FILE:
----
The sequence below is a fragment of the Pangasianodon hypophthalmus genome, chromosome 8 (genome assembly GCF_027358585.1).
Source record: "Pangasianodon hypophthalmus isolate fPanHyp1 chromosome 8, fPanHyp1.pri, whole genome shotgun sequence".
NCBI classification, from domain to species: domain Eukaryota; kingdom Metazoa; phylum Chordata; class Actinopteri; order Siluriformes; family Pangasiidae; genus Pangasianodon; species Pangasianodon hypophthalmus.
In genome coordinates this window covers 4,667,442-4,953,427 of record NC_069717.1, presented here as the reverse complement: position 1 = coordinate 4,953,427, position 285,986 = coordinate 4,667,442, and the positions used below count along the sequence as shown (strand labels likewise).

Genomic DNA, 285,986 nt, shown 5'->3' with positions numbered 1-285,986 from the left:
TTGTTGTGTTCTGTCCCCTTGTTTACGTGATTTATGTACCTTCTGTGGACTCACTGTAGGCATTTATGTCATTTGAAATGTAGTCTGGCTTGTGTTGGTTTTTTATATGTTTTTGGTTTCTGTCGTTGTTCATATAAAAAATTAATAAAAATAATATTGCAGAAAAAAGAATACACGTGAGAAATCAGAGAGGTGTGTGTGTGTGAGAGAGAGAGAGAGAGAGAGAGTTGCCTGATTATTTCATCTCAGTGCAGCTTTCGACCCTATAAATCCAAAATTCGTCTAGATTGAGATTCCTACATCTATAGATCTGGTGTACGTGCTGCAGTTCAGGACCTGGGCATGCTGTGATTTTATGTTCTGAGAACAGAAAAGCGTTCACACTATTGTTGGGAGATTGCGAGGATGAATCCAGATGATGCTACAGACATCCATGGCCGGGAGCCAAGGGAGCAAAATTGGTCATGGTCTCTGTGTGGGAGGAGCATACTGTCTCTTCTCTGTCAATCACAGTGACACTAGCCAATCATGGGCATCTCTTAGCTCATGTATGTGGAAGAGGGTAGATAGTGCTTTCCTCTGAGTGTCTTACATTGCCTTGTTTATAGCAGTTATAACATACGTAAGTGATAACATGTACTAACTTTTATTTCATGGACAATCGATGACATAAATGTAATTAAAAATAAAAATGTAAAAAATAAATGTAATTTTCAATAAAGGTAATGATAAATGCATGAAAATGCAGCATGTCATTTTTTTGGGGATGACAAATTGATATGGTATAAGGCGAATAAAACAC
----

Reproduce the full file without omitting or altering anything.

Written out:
The sequence below is a fragment of the Pangasianodon hypophthalmus genome, chromosome 8 (genome assembly GCF_027358585.1).
Source record: "Pangasianodon hypophthalmus isolate fPanHyp1 chromosome 8, fPanHyp1.pri, whole genome shotgun sequence".
NCBI classification, from domain to species: domain Eukaryota; kingdom Metazoa; phylum Chordata; class Actinopteri; order Siluriformes; family Pangasiidae; genus Pangasianodon; species Pangasianodon hypophthalmus.
In genome coordinates this window covers 4,667,442-4,953,427 of record NC_069717.1, presented here as the reverse complement: position 1 = coordinate 4,953,427, position 285,986 = coordinate 4,667,442, and the positions used below count along the sequence as shown (strand labels likewise).

Genomic DNA, 285,986 nt, shown 5'->3' with positions numbered 1-285,986 from the left:
TTGTTGTGTTCTGTCCCCTTGTTTACGTGATTTATGTACCTTCTGTGGACTCACTGTAGGCATTTATGTCATTTGAAATGTAGTCTGGCTTGTGTTGGTTTTTTATATGTTTTTGGTTTCTGTCGTTGTTCATATAAAAAATTAATAAAAATAATATTGCAGAAAAAAGAATACACGTGAGAAATCAGAGAGGTGTGTGTGTGTGAGAGAGAGAGAGAGAGAGAGAGTTGCCTGATTATTTCATCTCAGTGCAGCTTTCGACCCTATAAATCCAAAATTCGTCTAGATTGAGATTCCTACATCTATAGATCTGGTGTACGTGCTGCAGTTCAGGACCTGGGCATGCTGTGATTTTATGTTCTGAGAACAGAAAAGCGTTCACACTATTGTTGGGAGATTGCGAGGATGAATCCAGATGATGCTACAGACATCCATGGCCGGGAGCCAAGGGAGCAAAATTGGTCATGGTCTCTGTGTGGGAGGAGCATACTGTCTCTTCTCTGTCAATCACAGTGACACTAGCCAATCATGGGCATCTCTTAGCTCATGTATGTGGAAGAGGGTAGATAGTGCTTTCCTCTGAGTGTCTTACATTGCCTTGTTTATAGCAGTTATAACATACGTAAGTGATAACATGTACTAACTTTTATTTCATGGACAATCGATGACATAAATGTAATTAAAAATAAAAATGTAAAAAATAAATGTAATTTTCAATAAAGGTAATGATAAATGCATGAAAATGCAGCATGTCATTTTTTTGGGGATGACAAATTGATATGGTATAAGGCGAATAAAACAC